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Getting hurt at work can jeopardize your income, but knowing how to adjust your budget can help you get through a tough financial time.
If you haven't already, report the injury to your employer; taking care of this right away can mean getting assistance sooner, which will help with budgeting.
Take a Second Look at Your Budget
Moving forward, you may have additional expenses involved in recovering from or adjusting to your injury or or condition. And depending on your employer and/or insurance company, you may have less money to work with, at least temporarily.
That can lead to financial problems that can add to the stress from your injury.
Here are some questions that can be useful in coming up with a plan:
How Long Am I Likely to Be Out of Work?
Health care professionals may be able to help you estimate how long your injury is likely to impact your work. Ask if you'll be able to work part time and increase your schedule incrementally as you heal. Or if your injury is likely to change your career trajectory, in which case you may be looking at retraining for a different line of work or looking for a side hustle.
How Will Medical Costs Factor in?
Familiarize yourself with what health insurance is likely to pay. And if you have disability insurance, learn about how that works and what documentation is likely to be required if you apply for disability.
Should I Pay for Medical Bills With My Credit Cards?
Think hard before putting medical bills on credit cards. Medical bills have special protections when it comes to credit reporting. In addition, you may be able to negotiate lower medical bills, but not if you have already paid them.
What Resources Do I Have?
If you have an emergency fund, this is the sort of situation you've saved for; don't be afraid to use it. If you don't have one, don't beat yourself up. Kicking yourself when you're down won't help.
If you have—or can get—a credit card that has a 0% introductory rate, that may help you get through a rough patch, but be sure you have a plan to pay it back before the intro period ends.
Look for Ways to Get Assistance
It's essential to report the injury to your employer. Workers compensation laws vary from state to state. Gather the information you need, find a workers' compensation attorney and file a claim promptly if you believe you are eligible for compensation.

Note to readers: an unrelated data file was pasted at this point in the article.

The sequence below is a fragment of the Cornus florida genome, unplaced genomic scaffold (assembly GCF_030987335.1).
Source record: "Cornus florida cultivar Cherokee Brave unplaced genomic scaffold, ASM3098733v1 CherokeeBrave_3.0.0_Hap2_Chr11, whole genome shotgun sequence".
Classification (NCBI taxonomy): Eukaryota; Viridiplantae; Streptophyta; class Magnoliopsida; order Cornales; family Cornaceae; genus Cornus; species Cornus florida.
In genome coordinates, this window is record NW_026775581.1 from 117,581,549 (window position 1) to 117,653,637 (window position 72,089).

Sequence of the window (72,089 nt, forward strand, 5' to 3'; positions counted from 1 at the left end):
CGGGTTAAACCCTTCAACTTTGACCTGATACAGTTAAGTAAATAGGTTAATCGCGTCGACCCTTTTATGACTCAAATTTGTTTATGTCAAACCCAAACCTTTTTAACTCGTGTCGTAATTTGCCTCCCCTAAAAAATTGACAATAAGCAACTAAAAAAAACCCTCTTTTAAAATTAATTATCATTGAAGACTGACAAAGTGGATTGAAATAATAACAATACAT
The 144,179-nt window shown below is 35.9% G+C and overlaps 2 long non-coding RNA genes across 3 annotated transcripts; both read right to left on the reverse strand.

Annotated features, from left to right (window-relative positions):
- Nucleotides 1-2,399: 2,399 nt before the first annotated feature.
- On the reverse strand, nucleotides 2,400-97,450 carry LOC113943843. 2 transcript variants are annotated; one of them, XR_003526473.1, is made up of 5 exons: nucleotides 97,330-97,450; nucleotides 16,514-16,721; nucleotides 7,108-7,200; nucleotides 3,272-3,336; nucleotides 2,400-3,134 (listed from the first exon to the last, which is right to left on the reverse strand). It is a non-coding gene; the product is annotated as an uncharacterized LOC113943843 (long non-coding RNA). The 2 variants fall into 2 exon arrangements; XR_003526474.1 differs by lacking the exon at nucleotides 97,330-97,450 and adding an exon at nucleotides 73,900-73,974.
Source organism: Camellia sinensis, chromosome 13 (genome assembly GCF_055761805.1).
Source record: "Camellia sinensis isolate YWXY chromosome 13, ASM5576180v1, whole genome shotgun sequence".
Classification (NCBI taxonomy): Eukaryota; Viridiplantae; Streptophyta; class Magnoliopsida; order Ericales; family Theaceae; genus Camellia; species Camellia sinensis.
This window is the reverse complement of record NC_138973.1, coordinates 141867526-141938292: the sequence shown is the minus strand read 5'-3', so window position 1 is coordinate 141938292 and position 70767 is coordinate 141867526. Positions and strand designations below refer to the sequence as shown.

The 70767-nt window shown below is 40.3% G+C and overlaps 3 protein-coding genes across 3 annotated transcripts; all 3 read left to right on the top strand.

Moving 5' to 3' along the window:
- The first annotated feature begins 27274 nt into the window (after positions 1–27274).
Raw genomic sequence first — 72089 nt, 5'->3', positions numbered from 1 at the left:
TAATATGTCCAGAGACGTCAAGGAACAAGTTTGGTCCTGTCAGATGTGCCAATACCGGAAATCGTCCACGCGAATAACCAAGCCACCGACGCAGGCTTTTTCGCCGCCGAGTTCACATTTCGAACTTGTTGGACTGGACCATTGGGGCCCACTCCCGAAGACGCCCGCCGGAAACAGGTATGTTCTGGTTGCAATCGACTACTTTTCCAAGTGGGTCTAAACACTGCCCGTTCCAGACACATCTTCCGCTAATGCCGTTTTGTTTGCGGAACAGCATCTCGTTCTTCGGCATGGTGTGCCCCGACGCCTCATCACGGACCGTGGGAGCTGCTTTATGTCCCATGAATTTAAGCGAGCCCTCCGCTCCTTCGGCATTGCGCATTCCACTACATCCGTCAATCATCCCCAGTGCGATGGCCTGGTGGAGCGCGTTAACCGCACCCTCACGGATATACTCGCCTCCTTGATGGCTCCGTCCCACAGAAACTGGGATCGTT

If you have disability insurance, that could also be a factor in figuring out what your income is likely to be going forward.
Also check out possible grants and other assistance programs, both government and private. You can search online for your occupation plus "injury assistance" or similar. There may also be assistance for your specific type of illness or injury.
Put Your Plan Into Action
You won't immediately know everything about how long your injury will affect your life, or how much your income will be affected, but you can use the power you have by reducing expenses as much as you reasonably can while you are in a waiting mode.
If you have an emergency fund, cutting expenses can help make it last. If you don't, minimizing expenses can help you learn to live on less, so that you'll be better prepared to get by on a lower monthly income, if that's what eventually happens. (And if it doesn't, the savings can help seed an emergency fund.)
Don't be afraid to tweak your budget as circumstances change. You may need more—or less—childcare or other assistance, and the amount you spend on transportation and clothing might also change. Budgets are there as a guideline to serve you, not the other way around.
Do keep up with when you have filed claims, applied for assistance, emailed or called (and make notes of who you talked with and what you were told) and check medical bills carefully for errors. Good records can speed things up if there are questions.
The Bottom Line
An injury can upend your financial plans, but responding quickly can help reduce the impact and reduce stress, freeing you to focus on healing.
Once you deal with the administrative tasks, take a look at your budget and make tweaks as needed to reflect any differences in income and expenses. You may also want to check to see what assistance is available and fill out applications.
Ideally, an emergency fund can serve as a safety net. But if yours is not yet up to the task, a good credit score can help you qualify for credit cards with a 0% introductory interest rate, or for personal loans. You can check out possibilities with Experian CreditMatch™, which can help you find credit cards that are likely to be a good fit for your credit standing.